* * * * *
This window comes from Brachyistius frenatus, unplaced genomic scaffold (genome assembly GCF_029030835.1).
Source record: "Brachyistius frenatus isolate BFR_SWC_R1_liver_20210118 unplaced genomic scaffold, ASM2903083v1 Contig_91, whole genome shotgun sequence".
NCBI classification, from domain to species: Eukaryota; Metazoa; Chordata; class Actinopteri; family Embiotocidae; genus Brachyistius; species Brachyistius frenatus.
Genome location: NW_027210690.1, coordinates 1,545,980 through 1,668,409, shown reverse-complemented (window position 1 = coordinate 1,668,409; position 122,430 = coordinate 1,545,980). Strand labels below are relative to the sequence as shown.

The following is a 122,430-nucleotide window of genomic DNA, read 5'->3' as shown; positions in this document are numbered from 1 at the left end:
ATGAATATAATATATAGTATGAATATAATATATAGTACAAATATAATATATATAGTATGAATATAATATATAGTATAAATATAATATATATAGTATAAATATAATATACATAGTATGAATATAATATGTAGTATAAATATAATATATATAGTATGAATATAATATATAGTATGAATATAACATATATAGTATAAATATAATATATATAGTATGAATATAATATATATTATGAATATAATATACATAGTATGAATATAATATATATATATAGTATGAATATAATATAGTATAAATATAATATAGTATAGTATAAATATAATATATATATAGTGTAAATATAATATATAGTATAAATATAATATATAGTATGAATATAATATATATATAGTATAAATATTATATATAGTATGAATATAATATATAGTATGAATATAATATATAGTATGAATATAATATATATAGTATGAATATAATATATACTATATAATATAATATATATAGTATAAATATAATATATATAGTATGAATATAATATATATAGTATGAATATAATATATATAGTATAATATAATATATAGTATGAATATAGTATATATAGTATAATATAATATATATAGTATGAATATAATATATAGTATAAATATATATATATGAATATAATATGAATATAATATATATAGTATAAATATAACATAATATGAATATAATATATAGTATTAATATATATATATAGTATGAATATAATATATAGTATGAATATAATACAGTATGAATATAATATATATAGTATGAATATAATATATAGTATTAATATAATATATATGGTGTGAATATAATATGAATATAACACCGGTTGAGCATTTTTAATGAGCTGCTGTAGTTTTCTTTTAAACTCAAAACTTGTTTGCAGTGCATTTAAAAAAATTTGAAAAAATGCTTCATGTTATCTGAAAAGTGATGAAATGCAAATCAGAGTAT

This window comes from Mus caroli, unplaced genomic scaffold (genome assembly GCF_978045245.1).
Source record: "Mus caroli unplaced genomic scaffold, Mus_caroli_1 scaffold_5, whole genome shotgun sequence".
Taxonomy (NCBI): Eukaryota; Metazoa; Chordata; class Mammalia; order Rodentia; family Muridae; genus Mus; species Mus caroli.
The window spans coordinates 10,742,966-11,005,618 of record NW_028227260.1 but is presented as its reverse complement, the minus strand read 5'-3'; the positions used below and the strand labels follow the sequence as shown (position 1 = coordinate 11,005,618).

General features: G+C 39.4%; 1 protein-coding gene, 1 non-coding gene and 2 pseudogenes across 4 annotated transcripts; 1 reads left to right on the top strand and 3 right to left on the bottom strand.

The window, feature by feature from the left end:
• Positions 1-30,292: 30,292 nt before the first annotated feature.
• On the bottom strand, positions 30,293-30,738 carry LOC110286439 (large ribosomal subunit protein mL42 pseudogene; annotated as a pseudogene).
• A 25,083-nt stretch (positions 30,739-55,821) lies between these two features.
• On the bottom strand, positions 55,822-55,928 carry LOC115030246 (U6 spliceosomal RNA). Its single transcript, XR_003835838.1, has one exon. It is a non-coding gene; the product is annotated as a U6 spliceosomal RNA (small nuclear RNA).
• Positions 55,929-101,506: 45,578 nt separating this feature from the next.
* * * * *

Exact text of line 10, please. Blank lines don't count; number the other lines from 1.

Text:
The window spans coordinates 10,742,966-11,005,618 of record NW_028227260.1 but is presented as its reverse complement, the minus strand read 5'-3'; the positions used below and the strand labels follow the sequence as shown (position 1 = coordinate 11,005,618).